Buying a car is never exactly relaxing, except maybe if you’re got wads of disposable cash to throw around on a whim. Buying a used car, though, really takes the cake among life’s little stresses. It’s knowing that the seller is unlikely to tell you whole story, if there is one to be told, that puts me on edge.
How do I know this, you ask? Well, it’s because I’ve sold cars myself and withheld information from prospective buyers – significant information regarding the car’s breakdown and usage or service history. I’ve never lied about it, exactly, but I have strategically avoided mentioning certain things – like that my ute hadn’t ever been to a mechanic, let alone had an annual car service. Coburg buyers, evidently, aren’t too fussed about that, given that nobody asked. So, in my defence, I didn’t have much incentive to disclose it.
Okay, sure. Just because I’ve done that myself doesn’t mean all sellers are going to. I just can’t help but expect the worst. At the end of the day, I guess that’s why roadworthy certificates are a thing. The car I’m looking at buying, for the record, has a very recent one, which looks good for the seller.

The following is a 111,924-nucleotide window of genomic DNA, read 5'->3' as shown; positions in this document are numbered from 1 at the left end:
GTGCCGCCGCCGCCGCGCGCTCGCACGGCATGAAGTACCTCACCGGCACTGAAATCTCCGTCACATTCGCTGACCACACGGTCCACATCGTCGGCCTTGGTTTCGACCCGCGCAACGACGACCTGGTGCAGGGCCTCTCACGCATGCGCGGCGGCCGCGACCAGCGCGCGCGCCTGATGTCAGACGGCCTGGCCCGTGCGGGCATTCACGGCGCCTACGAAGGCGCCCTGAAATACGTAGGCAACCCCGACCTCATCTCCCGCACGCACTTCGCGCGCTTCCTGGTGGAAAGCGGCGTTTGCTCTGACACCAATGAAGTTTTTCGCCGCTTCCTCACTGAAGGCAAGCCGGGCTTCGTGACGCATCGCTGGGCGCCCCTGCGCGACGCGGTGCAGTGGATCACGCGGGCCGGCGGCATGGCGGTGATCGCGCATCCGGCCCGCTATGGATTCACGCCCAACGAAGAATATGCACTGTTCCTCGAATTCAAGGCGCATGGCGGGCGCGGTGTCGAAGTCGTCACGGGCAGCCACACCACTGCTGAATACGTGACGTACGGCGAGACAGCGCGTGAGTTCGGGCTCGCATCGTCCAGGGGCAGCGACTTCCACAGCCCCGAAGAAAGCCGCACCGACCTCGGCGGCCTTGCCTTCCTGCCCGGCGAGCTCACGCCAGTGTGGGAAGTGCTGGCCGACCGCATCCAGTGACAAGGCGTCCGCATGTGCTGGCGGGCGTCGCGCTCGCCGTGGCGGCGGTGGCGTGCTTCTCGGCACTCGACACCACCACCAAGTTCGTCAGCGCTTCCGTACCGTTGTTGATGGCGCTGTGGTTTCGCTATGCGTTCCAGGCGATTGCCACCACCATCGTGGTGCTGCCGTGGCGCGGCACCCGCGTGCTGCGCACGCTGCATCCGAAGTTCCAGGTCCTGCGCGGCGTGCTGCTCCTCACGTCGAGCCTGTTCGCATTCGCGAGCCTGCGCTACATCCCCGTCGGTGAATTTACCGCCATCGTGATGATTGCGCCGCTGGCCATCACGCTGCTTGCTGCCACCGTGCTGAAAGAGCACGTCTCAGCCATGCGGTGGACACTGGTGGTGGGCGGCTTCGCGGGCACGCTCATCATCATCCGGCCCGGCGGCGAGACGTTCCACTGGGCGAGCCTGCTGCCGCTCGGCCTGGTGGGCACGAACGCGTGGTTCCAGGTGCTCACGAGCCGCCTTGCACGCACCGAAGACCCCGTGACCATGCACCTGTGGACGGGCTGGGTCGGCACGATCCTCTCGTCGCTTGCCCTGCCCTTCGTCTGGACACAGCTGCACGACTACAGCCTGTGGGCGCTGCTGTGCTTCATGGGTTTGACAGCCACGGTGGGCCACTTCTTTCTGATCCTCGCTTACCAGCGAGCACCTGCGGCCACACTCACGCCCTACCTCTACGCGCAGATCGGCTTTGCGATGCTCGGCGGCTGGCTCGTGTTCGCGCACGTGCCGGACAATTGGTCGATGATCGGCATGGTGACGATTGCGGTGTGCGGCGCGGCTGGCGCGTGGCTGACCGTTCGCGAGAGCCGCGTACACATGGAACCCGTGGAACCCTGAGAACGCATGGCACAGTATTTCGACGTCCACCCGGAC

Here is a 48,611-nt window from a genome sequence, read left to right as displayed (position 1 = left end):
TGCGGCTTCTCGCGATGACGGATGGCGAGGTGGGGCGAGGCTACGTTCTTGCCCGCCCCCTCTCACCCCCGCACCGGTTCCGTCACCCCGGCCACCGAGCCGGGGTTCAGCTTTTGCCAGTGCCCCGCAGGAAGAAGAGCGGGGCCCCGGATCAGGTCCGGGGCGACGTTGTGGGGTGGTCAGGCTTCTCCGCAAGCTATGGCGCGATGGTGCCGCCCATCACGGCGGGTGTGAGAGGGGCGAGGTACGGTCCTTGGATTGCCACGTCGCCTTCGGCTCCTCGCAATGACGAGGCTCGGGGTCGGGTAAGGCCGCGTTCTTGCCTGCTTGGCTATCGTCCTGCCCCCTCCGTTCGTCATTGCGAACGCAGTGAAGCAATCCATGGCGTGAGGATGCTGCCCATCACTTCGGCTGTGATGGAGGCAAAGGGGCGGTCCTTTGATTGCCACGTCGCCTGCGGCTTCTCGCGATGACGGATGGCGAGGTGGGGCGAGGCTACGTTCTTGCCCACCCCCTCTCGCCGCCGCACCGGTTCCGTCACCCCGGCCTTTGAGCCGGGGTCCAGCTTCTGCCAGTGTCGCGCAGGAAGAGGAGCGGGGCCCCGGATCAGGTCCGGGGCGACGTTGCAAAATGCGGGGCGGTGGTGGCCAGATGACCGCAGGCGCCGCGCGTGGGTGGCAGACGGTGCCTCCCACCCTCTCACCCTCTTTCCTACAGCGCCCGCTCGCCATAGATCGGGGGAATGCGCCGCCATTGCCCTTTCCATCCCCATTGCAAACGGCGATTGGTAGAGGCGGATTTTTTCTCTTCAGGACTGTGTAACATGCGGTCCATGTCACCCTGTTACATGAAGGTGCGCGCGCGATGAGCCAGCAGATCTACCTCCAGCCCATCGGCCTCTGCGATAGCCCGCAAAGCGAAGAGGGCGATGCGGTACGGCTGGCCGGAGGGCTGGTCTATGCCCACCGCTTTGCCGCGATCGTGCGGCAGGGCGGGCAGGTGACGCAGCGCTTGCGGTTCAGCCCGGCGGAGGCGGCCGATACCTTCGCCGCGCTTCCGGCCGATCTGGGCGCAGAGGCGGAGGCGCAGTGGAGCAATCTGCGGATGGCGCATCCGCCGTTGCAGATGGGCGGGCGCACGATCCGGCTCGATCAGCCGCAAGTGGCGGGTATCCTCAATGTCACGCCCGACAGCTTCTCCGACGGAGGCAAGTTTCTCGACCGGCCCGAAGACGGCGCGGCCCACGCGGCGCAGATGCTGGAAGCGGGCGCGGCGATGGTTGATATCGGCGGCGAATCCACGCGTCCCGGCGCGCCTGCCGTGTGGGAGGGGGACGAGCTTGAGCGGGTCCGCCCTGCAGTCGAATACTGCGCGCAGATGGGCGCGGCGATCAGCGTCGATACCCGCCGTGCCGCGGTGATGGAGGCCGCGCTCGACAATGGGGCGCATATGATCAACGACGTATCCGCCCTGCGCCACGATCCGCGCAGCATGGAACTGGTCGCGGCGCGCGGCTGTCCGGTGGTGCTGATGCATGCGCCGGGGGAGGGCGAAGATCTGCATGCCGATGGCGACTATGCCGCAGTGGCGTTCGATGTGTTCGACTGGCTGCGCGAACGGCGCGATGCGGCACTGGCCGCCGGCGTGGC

What I want to know is this: why is it that every time I’ve bought a used car, something always goes wrong with it a week later, even when the RWC is present and accounted for? Maybe, instead of asking the internet, I should find a mechanic. Northcote has a workshop that’s on my way home; I wonder if they’ll mind if I stop by to pick their brains?
I mean, they’re unlikely to be stoked about it, especially if I’m not paying them for anything. Perhaps I can feign interest in getting a quote for a tyre service, and slide my questions in around that.
Uh oh… there I go again with the plans for getting my way in the used auto market. No wonder I’m suspicious.